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TARPN Features

This document describes the TARPN packet radio network design as of June 2, 2017. This design is subject to change because the contributor base is growing and we're all learning.

TARPN is a description of nodes, of a network, and of a design philosophy tailored to make the network presentable to the ham radio operators of today.

TARPN philosophy

We wanted to build the largest Amateur Radio packet network we could. To do that we tried to come up with an optimum of several factors: I would not have gotten involved with the project until the system looked like it could be done with a modicum of all of these factors.

TARPN network

TARPN node features

The packet station consists of a Raspberry PI running Debian Linux and with one or more TNCs. The Raspberry PI boots from a slow solid state SD card. It is totally silent and runs very cool. The PI supports Ethernet, HDMI output, and has a built in hub providing two or four external USB sockets. A keyboard and mouse could be attached. A USB hub could be attached.

WiFi is included if the Raspberry PI 3 is used, else there are many WiFi adapters supported for the older Raspberry PIs.

The software load provided by the TARPN install scripts (see Builders section on this web site) include these features:

It is trivial to run a BBS on a desktop computer and link it in using G8BPQ. Using such a BBS it would be possible to accept many connections. Support for such a BBS is beyond the scope of this web page. BBS operation is supported on the PI itself as well. If somebody would like to take this on as a project, I would love to document the process. -- KA2DEW

TNCs and Radios -- Making Links

After installing the OS, utilities, applications and the TARPN scripts on the Raspberry PI, you are ready to start hooking up radios.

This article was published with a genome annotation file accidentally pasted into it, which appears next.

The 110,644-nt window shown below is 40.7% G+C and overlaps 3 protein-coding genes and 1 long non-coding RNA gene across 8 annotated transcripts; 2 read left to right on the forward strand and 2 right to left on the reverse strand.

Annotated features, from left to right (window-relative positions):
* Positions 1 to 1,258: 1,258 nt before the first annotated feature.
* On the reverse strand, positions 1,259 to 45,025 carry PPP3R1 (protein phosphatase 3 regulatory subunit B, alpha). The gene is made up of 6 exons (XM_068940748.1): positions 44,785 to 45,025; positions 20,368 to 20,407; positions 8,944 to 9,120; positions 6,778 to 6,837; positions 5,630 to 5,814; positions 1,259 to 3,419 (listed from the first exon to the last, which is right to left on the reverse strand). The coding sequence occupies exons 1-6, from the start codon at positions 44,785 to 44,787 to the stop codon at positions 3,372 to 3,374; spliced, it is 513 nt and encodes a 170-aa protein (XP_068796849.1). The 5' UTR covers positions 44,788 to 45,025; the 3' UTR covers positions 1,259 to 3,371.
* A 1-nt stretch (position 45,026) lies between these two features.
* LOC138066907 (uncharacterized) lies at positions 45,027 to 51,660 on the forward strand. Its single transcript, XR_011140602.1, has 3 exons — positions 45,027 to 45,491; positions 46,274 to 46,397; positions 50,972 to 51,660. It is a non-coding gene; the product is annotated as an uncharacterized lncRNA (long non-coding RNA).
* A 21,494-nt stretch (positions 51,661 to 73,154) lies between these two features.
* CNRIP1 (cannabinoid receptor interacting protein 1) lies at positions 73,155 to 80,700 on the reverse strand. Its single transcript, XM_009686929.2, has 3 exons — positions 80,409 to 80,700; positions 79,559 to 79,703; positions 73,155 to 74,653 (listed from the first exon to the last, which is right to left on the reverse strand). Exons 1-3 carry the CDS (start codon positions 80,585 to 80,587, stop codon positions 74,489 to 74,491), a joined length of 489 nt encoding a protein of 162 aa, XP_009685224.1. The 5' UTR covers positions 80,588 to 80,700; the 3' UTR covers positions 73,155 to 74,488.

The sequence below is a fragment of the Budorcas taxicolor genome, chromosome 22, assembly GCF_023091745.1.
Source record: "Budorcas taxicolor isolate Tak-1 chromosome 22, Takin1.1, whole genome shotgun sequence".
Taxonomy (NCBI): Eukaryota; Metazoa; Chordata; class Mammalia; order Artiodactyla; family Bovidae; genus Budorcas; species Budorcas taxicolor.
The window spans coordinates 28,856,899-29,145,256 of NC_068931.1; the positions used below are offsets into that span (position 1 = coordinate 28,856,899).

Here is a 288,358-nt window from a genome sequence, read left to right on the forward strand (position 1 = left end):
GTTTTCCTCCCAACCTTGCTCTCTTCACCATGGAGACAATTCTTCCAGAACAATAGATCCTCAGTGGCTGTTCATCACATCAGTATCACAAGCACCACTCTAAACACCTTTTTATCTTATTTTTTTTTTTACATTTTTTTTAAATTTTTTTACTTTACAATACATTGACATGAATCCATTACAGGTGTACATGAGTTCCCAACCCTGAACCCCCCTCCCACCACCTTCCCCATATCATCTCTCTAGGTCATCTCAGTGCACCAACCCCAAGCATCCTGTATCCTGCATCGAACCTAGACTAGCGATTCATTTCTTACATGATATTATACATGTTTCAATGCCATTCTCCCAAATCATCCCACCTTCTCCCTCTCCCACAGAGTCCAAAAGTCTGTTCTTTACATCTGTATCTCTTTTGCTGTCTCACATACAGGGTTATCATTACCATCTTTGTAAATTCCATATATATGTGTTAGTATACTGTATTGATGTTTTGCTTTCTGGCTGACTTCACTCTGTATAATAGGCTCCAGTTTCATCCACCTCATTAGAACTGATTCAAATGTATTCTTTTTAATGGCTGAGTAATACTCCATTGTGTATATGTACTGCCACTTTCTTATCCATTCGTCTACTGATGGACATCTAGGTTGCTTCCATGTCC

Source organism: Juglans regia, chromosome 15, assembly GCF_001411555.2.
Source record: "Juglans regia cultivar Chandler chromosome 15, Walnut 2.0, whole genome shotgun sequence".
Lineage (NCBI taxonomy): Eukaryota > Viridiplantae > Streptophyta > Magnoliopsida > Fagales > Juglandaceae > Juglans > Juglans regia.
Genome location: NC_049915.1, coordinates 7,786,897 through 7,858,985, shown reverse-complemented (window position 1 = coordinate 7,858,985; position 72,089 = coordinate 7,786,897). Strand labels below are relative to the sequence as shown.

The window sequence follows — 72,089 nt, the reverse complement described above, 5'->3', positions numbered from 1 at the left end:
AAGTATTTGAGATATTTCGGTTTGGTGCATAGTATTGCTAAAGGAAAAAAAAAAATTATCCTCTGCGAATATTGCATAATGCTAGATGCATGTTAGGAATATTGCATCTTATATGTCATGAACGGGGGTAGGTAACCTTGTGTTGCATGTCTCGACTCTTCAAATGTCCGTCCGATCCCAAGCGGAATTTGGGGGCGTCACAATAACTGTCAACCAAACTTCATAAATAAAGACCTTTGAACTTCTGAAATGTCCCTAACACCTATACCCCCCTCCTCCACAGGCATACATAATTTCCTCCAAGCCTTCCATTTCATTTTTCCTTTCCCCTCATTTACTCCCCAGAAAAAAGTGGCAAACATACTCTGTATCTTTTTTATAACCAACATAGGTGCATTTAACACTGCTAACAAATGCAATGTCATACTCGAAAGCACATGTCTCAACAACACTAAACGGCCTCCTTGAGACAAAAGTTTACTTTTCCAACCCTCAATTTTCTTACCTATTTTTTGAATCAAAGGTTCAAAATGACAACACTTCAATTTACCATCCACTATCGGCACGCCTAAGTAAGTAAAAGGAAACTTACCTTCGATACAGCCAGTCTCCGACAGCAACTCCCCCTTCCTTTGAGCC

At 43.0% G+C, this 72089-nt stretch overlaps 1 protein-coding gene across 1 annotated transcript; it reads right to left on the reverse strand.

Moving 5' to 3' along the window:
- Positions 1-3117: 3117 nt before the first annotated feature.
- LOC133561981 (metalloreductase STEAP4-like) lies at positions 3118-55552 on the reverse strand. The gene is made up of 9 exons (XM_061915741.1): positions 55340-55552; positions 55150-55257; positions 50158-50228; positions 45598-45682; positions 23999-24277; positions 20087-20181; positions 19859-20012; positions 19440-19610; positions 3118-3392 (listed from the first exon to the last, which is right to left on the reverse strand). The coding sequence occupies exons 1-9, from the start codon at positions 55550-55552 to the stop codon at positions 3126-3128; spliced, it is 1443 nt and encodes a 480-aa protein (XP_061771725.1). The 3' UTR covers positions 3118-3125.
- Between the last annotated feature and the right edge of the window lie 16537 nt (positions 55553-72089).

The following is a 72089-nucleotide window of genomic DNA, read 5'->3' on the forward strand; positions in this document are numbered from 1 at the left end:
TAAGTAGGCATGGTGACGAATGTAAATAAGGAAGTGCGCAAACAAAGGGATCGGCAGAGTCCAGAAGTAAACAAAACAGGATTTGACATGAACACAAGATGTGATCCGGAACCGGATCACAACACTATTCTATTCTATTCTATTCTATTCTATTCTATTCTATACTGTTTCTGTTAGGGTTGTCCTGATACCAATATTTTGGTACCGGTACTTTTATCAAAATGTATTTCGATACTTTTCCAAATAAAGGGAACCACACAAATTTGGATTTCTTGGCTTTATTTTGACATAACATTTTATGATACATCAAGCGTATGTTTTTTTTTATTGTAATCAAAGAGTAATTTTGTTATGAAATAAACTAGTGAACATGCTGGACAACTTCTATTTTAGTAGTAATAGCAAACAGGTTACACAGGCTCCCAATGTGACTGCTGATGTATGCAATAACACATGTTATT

Each TNC-PI may be wired to a single radio which can establish a link to some other TARPN node.
When establishing frequencies and bands you must make sure that one of your radios in transmit will not block the reception of a packet by another of your radios.

A suggested TARPN node site would have 3 radios, one each on 51, 145, and 440Mhz. You can acquire an antenna like the Comet GP-15, and three commercial radios, like the Vertex FTL-1011, Kenwood TK760H, and Kenwood TK805D, three TNC-PI daughter cards, and a Diamond MX-2000 Triplexer. With 100' of LMR400 coax cable and several connectors you can build an entire three port node for about $700, not including cabinetry, antenna mounts, lightning protection, power supplies and batteries.

Using the 3 port TARPN node described above you can now make links to neighbor nodes and begin building a network. Your 51Mhz Vertex can talk 20 miles through forest to another same kind of radio. 440Mhz radios have much shorter range. If you are lucky enough to have a tall structure or view-home to work from, you can get much longer range out of 440Mhz.

Continuous Up Operation

Some packet radio users consider that packet is cheap because the only piece of equipment required to make it work is a TNC. Radios are free because the hams already have them. A $700 TARPN station will therefore seem to be really expensive. It is hard to argue with that logic. If the stations involved are complacent with having packet radio only intermittently available, and to having inconsistant results when they try to use it, then TARPN may not be for them.
The interesting thing about packet radio networking, as separate from infrequent guest operation, is that each participant's station becomes part of the network and is a service to the other hams. Not only do other stations get enjoyment from using the paths each has created, but each builder becomes part of an emergency system, a step above being merely prepared. They also get to learn how to, and gain experience from, keeping a resource on-line indefinitely, a wholly different regimen from whipping out their HT on the way to work.
© Tadd Torborg, 2014↝2017 -- all rights reserved